In this work, Graham Greene invites the reader to participate in the events and thoughts of the story with his own realism and subtle and enviable humor. He promises, without appearing to be a moral teacher.

In a part of the novel "Honorary Consul" translated by Ahmad Miralaei and published by New Publishing, we read:

"Dr. Eduardo Polar, in the port Small overlooking the Paran, between railway lines and yellow cranes, he stood watching a horizontal oven of smoke that stretched over the Chaco. The smoke oven was like a strip on a national flag, between the red rays of the dawn. Dr. Polar was alone at that lonely hour, except for the sailor who stood guard outside the navy building. The evening was one of those evenings that, due to the combination of fading light and the smell of an unknown plant, make some men feel like children and hope for the future, and for others, it brings back the feeling of something lost and almost forgotten.

Railroads, cranes, naval buildings these were the first things Dr. Polar had seen of his second homeland. The passage of years had not changed anything except that it had added to the smoke line, when he had first arrived here, this line had not yet hung along the horizon of the far bank of Parana. The factory that produced it had not been built when he came from the northern republic with his mother on the once-a-week passenger ship from Paraguay more than twenty years ago. He remembered his father in Asuncion standing on the wharf by the short bridge of the small cruise ship, tall and gray-haired with a bony chest, optimistically promising a car that would soon join them. After a month - or maybe three months - Omid was broken like a rusty car part.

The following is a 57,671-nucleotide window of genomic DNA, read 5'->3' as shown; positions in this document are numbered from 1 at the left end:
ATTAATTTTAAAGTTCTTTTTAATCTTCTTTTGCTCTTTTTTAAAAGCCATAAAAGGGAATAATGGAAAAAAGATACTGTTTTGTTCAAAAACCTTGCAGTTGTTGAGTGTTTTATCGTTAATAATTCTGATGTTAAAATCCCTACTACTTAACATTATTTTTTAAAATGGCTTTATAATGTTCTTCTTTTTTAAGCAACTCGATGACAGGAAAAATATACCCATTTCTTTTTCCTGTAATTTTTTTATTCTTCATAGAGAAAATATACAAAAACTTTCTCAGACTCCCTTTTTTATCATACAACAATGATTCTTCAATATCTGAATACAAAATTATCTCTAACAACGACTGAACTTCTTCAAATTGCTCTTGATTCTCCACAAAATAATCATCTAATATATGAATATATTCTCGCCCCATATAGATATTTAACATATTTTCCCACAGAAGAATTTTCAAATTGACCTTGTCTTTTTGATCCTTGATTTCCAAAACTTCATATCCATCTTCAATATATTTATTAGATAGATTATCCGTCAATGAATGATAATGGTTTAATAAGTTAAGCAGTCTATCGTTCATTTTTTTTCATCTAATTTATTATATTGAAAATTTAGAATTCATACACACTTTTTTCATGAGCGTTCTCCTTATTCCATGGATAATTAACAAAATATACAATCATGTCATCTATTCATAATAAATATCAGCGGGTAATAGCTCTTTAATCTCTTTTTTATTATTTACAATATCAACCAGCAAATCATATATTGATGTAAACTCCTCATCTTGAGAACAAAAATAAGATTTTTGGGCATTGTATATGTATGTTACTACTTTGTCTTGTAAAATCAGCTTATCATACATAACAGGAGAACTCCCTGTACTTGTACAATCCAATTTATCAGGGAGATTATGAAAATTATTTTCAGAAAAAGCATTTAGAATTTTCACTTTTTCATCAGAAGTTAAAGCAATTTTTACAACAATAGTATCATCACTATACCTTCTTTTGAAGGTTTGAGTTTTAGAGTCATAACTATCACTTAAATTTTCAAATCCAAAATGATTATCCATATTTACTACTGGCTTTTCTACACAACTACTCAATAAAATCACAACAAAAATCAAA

When the father kissed his wife on the forehead with some respect, as you said, she was more of a mother than a father. Wife, although this work seemed a little strange in the eyes of the fourteen-year-old boy, it was not strange at all. In those days Dr. Polar considered himself as thoroughly Spanish as his mother, while it was very clear that his father belonged by right, and not merely by virtue of a passport, to the fabled Isle of Snow and Mist, the country of Dickens and Conan Doyle, even though perhaps only a few. He has retained the first-hand memory of the land he left when he was ten years old. The photograph book, which the father's parents had bought for him at the last moment before embarking, had remained - a view of London - and Henry Polar often used to turn the pages of it for his young son Edward, pages of gray photographs showing Buckingham Palace, the Tower London, and showed a view of Oxford Street, full of carriages and horse-drawn carriages, and ladies clinging to their long skirts. It was a continent of exiles of Italians, Czechs, Poles, Welsh and English. When Dr. Polar read one of Dickens's novels in his childhood, he read it like a foreigner, that is, for lack of any other proof, he took it all as contemporary truth, like a Russian who believes that he still pursues his unchanging careers in the world. where Oliver Twist is locked in an underground somewhere in London and bravely asks for more food." 25085-4.jpg" class="content-pics" alt=" Graham Greene’s best books; Unsettled English" title=" Graham Greene’s best books; Unsettled English" loading="lazy">